Differentiating the Gen Y/Z Market

by David Ralls

With each new generation, a different set of rules presents itself for marketers.

And, with five generations of consumers currently represented in the United States, it can be somewhat complex to differentiate between newer generations that, at first glance, appear to be very similar.

But to say that generations Y and Z are the same, or could be marketed to using the same tactics or channels, would be mistake number one.

Marketers can begin to reveal the differences in these generations once they understand who these people are at their very core. Representatives of Generation Y — also called millennials — were born between 1981 and 1994 and are 25 to 38 years old, whereas those in Generation Z were born between 1995 and 2012 and are 7 to 24 years old.

Looking at these ages, it is quite obvious that they are at very different stages in their lives. 

Millennials range between newer college graduates just entering the workforce through established career professionals. They could be newlyweds or parents of toddlers, while older millennials may have kids in (or graduating from) high school. They are more comfortable with technology than older generations since they have been exposed to it for most of their lives.

On the other hand, those in Generation Z range from second-graders to new college grads — a substantial difference in behaviors from one end of the age spectrum to the baby boomers on the other. Collectively, though, Generation Z are big tech users, having grown up in an age when tech devices were all around them from a very early age — even birth, for the youngest Gen Z representatives. According to Fast Company, 40 percent of consumers will be from this generation by 2020.

Understanding their distinct behaviors and preferences will help marketers strategically approach what’s commonly referred to as generational marketing.

Because those in Gen Z are more comfortable using tech devices, they may prefer technology and social media over personal contact (some people may even call these individuals “detached”). They are less comfortable with traditional sales and advertising approaches that may have worked with their parents or grandparents.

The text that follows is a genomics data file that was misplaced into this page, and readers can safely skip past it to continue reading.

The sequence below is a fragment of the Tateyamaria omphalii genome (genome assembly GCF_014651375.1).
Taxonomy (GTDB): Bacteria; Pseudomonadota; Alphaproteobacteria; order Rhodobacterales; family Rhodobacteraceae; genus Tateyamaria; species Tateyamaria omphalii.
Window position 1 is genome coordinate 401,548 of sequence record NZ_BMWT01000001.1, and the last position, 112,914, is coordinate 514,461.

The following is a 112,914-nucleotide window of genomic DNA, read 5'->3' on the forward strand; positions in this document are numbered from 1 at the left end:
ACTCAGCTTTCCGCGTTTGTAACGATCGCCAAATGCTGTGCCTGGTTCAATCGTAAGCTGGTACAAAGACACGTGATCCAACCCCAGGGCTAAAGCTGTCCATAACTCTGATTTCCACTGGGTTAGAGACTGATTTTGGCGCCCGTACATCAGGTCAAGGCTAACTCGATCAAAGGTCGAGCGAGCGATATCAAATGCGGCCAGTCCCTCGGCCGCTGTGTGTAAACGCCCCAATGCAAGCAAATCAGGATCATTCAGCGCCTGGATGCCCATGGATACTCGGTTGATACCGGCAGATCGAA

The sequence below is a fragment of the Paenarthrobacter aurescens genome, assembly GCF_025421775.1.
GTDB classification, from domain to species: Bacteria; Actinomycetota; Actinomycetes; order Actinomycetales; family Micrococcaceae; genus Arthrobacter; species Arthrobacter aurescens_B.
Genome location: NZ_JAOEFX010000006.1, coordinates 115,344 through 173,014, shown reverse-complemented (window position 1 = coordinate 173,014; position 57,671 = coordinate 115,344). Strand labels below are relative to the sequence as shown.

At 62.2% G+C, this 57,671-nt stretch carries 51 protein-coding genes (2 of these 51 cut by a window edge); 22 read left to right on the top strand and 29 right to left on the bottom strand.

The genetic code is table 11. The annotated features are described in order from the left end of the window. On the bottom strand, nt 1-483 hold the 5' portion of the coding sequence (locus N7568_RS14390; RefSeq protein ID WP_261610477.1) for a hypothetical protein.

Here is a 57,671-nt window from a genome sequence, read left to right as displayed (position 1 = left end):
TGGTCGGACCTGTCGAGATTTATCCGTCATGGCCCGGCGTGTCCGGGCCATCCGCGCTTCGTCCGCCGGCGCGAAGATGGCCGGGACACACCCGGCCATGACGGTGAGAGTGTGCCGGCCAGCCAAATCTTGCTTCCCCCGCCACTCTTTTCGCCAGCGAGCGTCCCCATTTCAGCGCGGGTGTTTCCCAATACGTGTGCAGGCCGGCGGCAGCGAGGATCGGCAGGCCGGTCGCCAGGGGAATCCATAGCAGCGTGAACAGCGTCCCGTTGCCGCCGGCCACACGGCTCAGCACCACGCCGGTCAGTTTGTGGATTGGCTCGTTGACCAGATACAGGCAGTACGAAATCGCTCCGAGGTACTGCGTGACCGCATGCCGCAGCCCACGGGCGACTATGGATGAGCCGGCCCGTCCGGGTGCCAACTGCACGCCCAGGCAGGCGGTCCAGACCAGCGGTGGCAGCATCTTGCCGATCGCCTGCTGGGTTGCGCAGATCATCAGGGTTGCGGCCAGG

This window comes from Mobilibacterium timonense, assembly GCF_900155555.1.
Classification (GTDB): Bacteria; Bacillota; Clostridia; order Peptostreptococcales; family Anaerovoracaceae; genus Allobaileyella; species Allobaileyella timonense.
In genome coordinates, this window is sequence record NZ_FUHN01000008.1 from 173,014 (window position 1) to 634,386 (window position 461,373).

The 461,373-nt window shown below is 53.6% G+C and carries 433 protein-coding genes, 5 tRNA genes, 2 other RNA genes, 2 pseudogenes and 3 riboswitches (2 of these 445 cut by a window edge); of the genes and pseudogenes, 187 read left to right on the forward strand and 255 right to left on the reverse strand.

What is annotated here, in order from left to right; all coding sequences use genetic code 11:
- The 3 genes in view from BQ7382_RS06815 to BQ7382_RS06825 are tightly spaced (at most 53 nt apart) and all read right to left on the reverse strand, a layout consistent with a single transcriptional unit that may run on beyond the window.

Instead, they tend to favor a more personal, individual and authentic approach via personalized digital experiences, non-celebrity influencers and even chatbots that allow them to communicate with brands without actually having to talk to anyone.

That’s because they are more apt to try a brand when they see people who “look” like them — around their age with similar hobbies or interests — sharing an experience with that particular brand. Companies can respond to this demand by incorporating such tactics as influencer collaborations and user-generated content into their marketing strategy, which would certainly resonate with this generation since nearly half (45 percent) of them follow more than 10 influencers on social media, according to the 2018 State of Gen Z research study.

Similarly, they look to peer ratings and reviews to determine if they will choose one brand over another. In fact, 92 percent of respondents in a Nielsen survey said they trusted word of mouth, including recommendations from friends and family, above all other forms of advertising. Similarly, the 2016 BrightLocal Local Consumer Review Survey shows that 91 percent of consumers read online reviews and 84 percent trust reviews just as much as a personal recommendation. Over the past few years, there has been a dramatic shift in brands prioritizing their customer reviews and the overall customer experience because of the power of peer influence, especially within Generation Z.